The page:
The Eurozone Crisis and Singapore

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This article is contributed by Bullion Vault.


The Eurozone crisis may be several thousand miles away in geographical terms, but when we account for the globalised financial markets this is vast distance may not be enough to shield us from the problems in Europe. The size of the economies of the Eurozone, the importance of trade to Singapore and the scale and nature of the problem in Europe all contribute to the impending doom.

Firstly, although the USA might be the world economic giant at the moment, with a gross domestic product of $10,882 bn (according to World Bank figures from 2003), the richest 12 European countries have a domestic product of $8,175 bn. Let us compare this to Japan at $4,326 bn (with a far lower population however) and China $1,410 bn. So, to misquote the popular phrase from the UK ‘When Europe sneezes, the rest of the world catches a cold’ (the original phrase was ‘when America sneezes, the UK catches a cold).

When many investors are wondering how much we should invest in gold, it is relevant that a report the Asian Development Bank (ADB) noted that Singapore and Hong Kong are the ‘most sensitive’ of any Asian region to any financial downturn in Europe. This is ‘because of their exposure in both the real and financial sectors’ according to the head of the ADB’s Office of Regional Economic Integration, Iwan Aziz. This will mean that growth is likely to fall from the high of 9.4 % in 2010 to 7.5 % 2011 and a mere 7.2 % in 2012. Singapore exports more to the eurozone than any other European nation, with Hong Kong shortly behind at 14.5%.

If you were wondering how the financial crisis in the Eurozone is moving, according to Chinese economist Andy Xie, it has changed from being primarily a financial crisis to a political crisis. Speaking at the TradeTech Asia in Singapore in December, Mr Xie put it like this: the European lifestyle is not sustainable, they need to work more and spend less.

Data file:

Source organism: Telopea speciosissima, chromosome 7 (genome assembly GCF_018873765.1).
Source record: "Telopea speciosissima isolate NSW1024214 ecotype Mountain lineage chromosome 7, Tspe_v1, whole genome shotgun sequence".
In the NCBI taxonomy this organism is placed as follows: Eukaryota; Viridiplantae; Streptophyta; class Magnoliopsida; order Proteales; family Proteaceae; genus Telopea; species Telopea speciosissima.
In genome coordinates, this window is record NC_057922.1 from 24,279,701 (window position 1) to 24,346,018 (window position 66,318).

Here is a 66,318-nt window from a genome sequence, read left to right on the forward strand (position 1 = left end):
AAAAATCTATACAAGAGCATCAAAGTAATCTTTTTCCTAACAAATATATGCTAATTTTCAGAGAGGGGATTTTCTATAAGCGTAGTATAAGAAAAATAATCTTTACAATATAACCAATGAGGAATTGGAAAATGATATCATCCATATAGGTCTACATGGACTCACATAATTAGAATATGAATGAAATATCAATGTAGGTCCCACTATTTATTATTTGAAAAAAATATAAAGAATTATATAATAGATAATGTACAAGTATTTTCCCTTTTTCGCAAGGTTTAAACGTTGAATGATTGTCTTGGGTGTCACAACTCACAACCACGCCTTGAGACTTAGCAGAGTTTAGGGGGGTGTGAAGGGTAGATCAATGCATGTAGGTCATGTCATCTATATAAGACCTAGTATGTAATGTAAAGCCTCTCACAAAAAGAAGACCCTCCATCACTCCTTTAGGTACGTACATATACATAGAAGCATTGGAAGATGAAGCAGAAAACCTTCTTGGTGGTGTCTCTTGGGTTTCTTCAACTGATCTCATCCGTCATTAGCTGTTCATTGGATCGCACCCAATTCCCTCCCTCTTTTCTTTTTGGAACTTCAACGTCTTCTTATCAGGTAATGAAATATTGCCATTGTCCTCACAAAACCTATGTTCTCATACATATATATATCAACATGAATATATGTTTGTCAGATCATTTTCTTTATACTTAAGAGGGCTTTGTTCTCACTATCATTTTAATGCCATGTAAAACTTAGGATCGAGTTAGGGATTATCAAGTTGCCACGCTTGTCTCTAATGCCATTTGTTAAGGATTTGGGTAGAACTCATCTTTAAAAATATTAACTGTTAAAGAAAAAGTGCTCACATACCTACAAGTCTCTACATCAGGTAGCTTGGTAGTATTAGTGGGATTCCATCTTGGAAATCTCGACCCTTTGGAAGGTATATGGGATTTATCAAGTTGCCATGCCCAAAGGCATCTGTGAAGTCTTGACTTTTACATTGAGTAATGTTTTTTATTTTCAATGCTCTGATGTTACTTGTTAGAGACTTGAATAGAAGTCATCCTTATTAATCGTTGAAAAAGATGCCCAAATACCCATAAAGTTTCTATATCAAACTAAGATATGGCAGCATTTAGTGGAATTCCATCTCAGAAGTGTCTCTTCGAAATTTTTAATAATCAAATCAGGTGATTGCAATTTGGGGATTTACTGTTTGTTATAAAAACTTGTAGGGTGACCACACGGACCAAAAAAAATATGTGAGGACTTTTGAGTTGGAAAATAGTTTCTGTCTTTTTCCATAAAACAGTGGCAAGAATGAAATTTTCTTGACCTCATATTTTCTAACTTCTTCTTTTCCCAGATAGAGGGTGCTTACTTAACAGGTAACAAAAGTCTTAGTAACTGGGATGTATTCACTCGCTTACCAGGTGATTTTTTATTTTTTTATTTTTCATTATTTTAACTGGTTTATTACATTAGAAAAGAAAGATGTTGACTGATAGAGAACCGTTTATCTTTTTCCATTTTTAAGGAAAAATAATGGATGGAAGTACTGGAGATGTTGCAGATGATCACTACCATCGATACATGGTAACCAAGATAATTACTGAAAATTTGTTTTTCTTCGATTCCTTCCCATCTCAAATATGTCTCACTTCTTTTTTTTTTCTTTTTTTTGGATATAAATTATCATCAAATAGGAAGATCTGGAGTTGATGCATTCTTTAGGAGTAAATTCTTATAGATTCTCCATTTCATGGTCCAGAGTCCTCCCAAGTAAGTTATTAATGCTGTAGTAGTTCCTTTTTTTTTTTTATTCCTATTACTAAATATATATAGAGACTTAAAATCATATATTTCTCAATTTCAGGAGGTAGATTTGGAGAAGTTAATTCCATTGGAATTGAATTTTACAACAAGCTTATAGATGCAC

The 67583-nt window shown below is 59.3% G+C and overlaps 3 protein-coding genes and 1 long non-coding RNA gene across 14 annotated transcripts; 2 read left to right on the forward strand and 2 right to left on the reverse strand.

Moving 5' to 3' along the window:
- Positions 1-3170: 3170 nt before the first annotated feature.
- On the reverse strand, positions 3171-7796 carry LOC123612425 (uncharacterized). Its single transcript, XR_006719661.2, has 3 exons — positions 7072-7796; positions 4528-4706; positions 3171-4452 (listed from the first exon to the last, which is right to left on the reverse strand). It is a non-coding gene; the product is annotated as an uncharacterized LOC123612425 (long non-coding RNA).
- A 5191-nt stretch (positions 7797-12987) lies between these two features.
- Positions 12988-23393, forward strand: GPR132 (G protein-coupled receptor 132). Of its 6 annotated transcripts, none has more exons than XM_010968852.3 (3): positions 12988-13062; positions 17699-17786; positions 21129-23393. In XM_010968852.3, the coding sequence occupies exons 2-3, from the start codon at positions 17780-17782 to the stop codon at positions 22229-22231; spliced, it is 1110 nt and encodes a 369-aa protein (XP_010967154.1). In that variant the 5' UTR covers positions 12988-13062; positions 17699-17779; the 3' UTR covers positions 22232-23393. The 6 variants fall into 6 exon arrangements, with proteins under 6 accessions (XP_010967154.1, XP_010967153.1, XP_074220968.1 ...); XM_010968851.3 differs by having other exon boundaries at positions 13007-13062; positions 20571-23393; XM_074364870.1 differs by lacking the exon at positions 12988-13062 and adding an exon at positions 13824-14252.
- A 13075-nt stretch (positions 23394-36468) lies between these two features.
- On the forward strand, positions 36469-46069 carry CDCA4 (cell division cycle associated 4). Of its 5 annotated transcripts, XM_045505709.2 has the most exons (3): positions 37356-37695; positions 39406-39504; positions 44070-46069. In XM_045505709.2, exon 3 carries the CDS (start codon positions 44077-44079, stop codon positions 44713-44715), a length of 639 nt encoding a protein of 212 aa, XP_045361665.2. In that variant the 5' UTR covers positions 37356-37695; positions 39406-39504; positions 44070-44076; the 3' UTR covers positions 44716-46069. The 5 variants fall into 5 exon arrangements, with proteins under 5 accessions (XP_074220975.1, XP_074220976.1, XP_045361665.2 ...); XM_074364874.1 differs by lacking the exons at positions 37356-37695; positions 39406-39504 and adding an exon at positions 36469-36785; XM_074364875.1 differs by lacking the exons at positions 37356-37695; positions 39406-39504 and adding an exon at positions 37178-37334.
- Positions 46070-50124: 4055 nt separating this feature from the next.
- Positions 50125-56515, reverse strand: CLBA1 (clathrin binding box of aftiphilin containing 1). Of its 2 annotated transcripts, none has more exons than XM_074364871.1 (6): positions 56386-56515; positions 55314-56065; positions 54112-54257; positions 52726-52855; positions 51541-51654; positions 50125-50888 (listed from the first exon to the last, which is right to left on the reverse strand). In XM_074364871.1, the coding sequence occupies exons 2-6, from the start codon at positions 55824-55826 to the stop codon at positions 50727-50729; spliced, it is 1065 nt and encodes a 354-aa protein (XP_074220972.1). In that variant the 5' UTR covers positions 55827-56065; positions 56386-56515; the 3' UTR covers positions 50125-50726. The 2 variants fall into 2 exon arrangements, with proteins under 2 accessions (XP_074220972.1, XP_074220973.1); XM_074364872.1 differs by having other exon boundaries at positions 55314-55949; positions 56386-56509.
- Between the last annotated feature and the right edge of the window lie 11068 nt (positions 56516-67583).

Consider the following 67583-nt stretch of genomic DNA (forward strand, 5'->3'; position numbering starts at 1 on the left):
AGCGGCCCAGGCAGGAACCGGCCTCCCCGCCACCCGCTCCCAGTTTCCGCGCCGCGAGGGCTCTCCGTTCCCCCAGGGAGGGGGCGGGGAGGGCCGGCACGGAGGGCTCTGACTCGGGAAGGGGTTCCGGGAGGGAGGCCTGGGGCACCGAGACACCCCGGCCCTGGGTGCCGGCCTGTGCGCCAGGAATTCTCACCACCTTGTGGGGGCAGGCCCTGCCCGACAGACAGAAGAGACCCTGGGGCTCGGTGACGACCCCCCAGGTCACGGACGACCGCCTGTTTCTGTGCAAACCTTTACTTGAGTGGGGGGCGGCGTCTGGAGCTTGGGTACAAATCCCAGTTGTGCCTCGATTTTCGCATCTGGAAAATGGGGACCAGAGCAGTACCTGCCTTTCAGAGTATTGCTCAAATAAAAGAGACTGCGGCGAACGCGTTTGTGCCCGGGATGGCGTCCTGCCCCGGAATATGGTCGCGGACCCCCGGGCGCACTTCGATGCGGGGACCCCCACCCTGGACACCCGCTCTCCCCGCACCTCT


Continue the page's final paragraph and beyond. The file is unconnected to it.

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The EuroZone Debt Crisis: It’s Rippling Effect Throughout the World

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Guest Writer: Michael Trinkle

In the spring of 2009 life looked good for global economies.  The biggest financial disaster since the Great Depression had been subverted due to the unified action of Central Banks around the world in the early fall of 2008.  When the Crisis first exploded with the failure of Lehman Brothers, Freddie and Fannie, and Bear Stearns in September 2008, it looked as though the entire financial system could collapse, but then just 6 months later in March of 2009, the recession bottomed out and growth slowly returned to developed nations, and intelligent investors began buying once again.

Then from March to November of 2009, the global economy grew.  The EuroZone stormed ahead of other developed nations and talks began circulating in the financial media that the Euro could make a run at the U.S. Dollar as the world reserve currency.  Then, Greece happened.  And it got really ugly really fast.  In November of 2009, it became evident that Greece and several EuroZone countries were in danger of sovereign default.  When it became apparent that the threat was more than just a rumor, the Euro began a precipitous decline against the U.S. Dollar in the forex market.